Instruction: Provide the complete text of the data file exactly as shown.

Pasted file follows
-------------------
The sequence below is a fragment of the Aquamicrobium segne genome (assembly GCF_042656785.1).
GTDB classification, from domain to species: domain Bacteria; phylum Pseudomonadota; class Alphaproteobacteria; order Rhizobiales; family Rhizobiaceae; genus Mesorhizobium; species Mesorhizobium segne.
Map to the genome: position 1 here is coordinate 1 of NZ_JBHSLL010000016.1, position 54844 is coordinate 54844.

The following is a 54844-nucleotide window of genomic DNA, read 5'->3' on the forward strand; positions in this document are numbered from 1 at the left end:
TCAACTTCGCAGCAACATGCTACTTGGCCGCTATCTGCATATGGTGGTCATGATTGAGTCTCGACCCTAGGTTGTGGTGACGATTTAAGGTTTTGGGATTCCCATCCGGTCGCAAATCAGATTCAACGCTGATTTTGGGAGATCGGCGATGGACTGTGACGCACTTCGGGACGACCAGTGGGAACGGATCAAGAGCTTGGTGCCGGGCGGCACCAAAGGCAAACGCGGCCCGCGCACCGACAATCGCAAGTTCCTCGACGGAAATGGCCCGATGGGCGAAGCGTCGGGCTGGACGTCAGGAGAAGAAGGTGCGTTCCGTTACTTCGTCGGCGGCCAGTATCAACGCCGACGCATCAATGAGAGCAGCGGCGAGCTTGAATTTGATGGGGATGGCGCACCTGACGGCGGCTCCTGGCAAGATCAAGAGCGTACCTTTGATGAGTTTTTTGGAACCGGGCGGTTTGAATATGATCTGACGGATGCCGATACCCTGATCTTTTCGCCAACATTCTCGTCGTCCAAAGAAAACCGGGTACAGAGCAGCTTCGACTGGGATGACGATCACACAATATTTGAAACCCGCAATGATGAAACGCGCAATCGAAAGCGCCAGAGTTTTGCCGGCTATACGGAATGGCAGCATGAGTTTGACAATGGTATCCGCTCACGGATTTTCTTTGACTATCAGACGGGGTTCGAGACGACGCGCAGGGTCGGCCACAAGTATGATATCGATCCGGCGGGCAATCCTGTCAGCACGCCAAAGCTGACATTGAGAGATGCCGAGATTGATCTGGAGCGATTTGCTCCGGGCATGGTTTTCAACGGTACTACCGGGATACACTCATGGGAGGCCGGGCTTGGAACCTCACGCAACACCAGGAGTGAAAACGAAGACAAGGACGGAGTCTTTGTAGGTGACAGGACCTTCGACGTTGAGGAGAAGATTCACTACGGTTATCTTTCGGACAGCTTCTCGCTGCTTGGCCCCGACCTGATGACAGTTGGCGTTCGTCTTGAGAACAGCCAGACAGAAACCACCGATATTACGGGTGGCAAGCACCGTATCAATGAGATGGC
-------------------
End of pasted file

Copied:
The sequence below is a fragment of the Aquamicrobium segne genome (assembly GCF_042656785.1).
GTDB classification, from domain to species: domain Bacteria; phylum Pseudomonadota; class Alphaproteobacteria; order Rhizobiales; family Rhizobiaceae; genus Mesorhizobium; species Mesorhizobium segne.
Map to the genome: position 1 here is coordinate 1 of NZ_JBHSLL010000016.1, position 54844 is coordinate 54844.

The following is a 54844-nucleotide window of genomic DNA, read 5'->3' on the forward strand; positions in this document are numbered from 1 at the left end:
TCAACTTCGCAGCAACATGCTACTTGGCCGCTATCTGCATATGGTGGTCATGATTGAGTCTCGACCCTAGGTTGTGGTGACGATTTAAGGTTTTGGGATTCCCATCCGGTCGCAAATCAGATTCAACGCTGATTTTGGGAGATCGGCGATGGACTGTGACGCACTTCGGGACGACCAGTGGGAACGGATCAAGAGCTTGGTGCCGGGCGGCACCAAAGGCAAACGCGGCCCGCGCACCGACAATCGCAAGTTCCTCGACGGAAATGGCCCGATGGGCGAAGCGTCGGGCTGGACGTCAGGAGAAGAAGGTGCGTTCCGTTACTTCGTCGGCGGCCAGTATCAACGCCGACGCATCAATGAGAGCAGCGGCGAGCTTGAATTTGATGGGGATGGCGCACCTGACGGCGGCTCCTGGCAAGATCAAGAGCGTACCTTTGATGAGTTTTTTGGAACCGGGCGGTTTGAATATGATCTGACGGATGCCGATACCCTGATCTTTTCGCCAACATTCTCGTCGTCCAAAGAAAACCGGGTACAGAGCAGCTTCGACTGGGATGACGATCACACAATATTTGAAACCCGCAATGATGAAACGCGCAATCGAAAGCGCCAGAGTTTTGCCGGCTATACGGAATGGCAGCATGAGTTTGACAATGGTATCCGCTCACGGATTTTCTTTGACTATCAGACGGGGTTCGAGACGACGCGCAGGGTCGGCCACAAGTATGATATCGATCCGGCGGGCAATCCTGTCAGCACGCCAAAGCTGACATTGAGAGATGCCGAGATTGATCTGGAGCGATTTGCTCCGGGCATGGTTTTCAACGGTACTACCGGGATACACTCATGGGAGGCCGGGCTTGGAACCTCACGCAACACCAGGAGTGAAAACGAAGACAAGGACGGAGTCTTTGTAGGTGACAGGACCTTCGACGTTGAGGAGAAGATTCACTACGGTTATCTTTCGGACAGCTTCTCGCTGCTTGGCCCCGACCTGATGACAGTTGGCGTTCGTCTTGAGAACAGCCAGACAGAAACCACCGATATTACGGGTGGCAAGCACCGTATCAATGAGATGGC